Normalcy isn't perfection

Usually when looking at parallels between fat acceptance and gay rights, one is apt to strike upon the genetic arguments both groups make. And indeed, there is a lot to learn there. But with all the talk of "good" and "bad" fatties, I'm actually more reminded of the Gay Marriage issue.

While marriage equality is something that I'd say a vast majority of gay rights activists are fighting for, its not something every gay person agrees with. There have been vocal concerns among some gays that this fight will lead to a social obligation to marry for gay people that they are opposed to. Not every gay person wants to get married, they say, so why fight for it? Isn't this only going to make it acceptable to be a married gay person in a society?

While I understand the reasoning behind that concern, I've always found it to be self-defeating. Its like stopping a field trip because one child decides he doesn't want to go to the state capital. And ultimately, I think the concerns are proving unfounded.

Its not that marriage equality activists are saying every gay person must get married. They just want the right to do so, if they wish. And gaining this right, in turn, will actually benefit those gay people who don't want anything to do with marriage for any number of reasons. Maybe they think its sexists or inherently straight-centric. Maybe they don't believe in monogamy at all. The movement, though, hasn't tried to suggest that all gay people are the same, and the risk that opponents would try to force that compromise hasn't come to be. Just like people are not becoming tolerant only towards genetic gays, they also aren't becoming tolerant only towards married gays. Its about achieving normalcy. Normalcy isn't perfection and it isn't uniformity. Not all straight people believe in marriage, and that's fine. Sure, there is some social pressure, but its not outright bigotry. Not all straight people believe in monogamy, either. All of these perspectives exist in the straight community, they just aren't used to define the straight community. That's what gay rights activists are looking for. Normalcy. Gay marriage isn't about conforming to a heterosexual ideal. Its about recognizing that gay people and straight people aren't that different. Married gays aren't "good" gays, but they are gays. They can be a unique and vibrant community, but there is also so much that brings us together, too.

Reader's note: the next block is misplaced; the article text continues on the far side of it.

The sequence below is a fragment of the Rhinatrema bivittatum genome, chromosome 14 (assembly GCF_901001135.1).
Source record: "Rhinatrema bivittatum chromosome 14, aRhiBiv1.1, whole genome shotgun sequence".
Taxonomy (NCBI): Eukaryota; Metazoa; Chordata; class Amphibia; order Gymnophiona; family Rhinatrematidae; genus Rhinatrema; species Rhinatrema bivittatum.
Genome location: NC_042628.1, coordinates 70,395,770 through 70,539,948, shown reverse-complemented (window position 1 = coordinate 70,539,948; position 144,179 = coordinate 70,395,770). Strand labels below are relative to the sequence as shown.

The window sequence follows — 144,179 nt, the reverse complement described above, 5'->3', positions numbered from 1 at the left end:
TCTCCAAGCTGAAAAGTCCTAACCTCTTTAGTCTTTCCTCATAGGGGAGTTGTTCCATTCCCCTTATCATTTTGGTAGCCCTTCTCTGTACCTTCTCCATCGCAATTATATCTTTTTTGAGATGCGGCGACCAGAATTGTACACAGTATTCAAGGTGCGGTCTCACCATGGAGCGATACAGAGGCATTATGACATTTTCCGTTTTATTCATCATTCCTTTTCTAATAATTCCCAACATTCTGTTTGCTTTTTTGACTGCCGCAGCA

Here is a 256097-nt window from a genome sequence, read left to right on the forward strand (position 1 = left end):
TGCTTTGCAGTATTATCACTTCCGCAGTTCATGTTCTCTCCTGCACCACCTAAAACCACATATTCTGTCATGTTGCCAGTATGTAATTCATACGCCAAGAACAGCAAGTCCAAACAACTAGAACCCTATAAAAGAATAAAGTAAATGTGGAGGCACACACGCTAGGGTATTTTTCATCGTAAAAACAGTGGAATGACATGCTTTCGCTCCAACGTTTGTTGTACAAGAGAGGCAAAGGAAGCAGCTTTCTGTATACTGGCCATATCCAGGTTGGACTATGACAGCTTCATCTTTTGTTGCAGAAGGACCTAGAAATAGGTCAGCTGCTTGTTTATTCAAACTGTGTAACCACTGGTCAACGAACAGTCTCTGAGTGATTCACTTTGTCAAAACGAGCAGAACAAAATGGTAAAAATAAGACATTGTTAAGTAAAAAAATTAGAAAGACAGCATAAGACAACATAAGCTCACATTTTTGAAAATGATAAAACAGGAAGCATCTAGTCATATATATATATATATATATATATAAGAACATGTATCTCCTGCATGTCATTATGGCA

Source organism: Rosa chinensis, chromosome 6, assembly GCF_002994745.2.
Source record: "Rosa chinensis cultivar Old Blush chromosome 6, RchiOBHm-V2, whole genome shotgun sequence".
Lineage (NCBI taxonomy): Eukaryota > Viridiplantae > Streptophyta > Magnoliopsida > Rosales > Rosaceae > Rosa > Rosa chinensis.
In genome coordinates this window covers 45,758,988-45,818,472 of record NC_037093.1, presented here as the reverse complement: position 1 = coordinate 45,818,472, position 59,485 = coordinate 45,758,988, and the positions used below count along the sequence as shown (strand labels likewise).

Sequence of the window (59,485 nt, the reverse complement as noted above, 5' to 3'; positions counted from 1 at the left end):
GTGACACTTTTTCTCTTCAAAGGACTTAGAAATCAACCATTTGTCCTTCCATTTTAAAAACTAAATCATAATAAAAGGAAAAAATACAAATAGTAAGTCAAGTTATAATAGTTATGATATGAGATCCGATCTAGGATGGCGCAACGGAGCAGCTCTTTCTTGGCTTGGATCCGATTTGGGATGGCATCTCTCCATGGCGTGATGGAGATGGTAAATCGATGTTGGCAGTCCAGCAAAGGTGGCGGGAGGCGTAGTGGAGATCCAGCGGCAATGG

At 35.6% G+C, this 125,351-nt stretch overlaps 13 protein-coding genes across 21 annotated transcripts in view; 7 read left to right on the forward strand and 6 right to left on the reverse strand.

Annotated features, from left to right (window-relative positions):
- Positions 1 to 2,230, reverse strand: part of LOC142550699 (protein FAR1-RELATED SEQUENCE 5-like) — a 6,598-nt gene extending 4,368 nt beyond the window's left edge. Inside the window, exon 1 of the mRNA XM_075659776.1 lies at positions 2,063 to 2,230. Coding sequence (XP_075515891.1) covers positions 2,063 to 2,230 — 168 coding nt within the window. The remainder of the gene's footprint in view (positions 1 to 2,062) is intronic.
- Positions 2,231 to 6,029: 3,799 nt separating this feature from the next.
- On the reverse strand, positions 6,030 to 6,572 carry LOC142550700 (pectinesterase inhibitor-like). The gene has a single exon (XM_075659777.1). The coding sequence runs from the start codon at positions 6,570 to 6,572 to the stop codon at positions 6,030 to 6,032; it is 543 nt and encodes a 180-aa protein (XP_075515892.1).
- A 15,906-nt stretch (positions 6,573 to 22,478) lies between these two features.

That's what fat acceptance is going for, too. Its not about confirming to an ideal of the "good fatty". Its about achieving a normalcy where fatties aren't judged to begin with. Its not about achieving a segregated tolerance where the only acceptable fat person plays by the "rules". Its about getting the same opportunities as thin people. Thin people eat "healthy", or don't. The exercise, or not. But none of that defines their existence. Not all social pressure will get wiped off the map, but the way bigotry is tied to body size will. Talking about "good" fatties isn't about enforcing a aspirational conformity, but about achieving normalcy by showing that we're just like everyone else. That's the attitude we're combating. Where any "bad" behavior becomes a moral failing on a magnitude unlike anything a thin person would every experience for the same actions. This normalcy will undo those notions of good or bad, and we can all just be. Its not about being perfect. Its about being normal.

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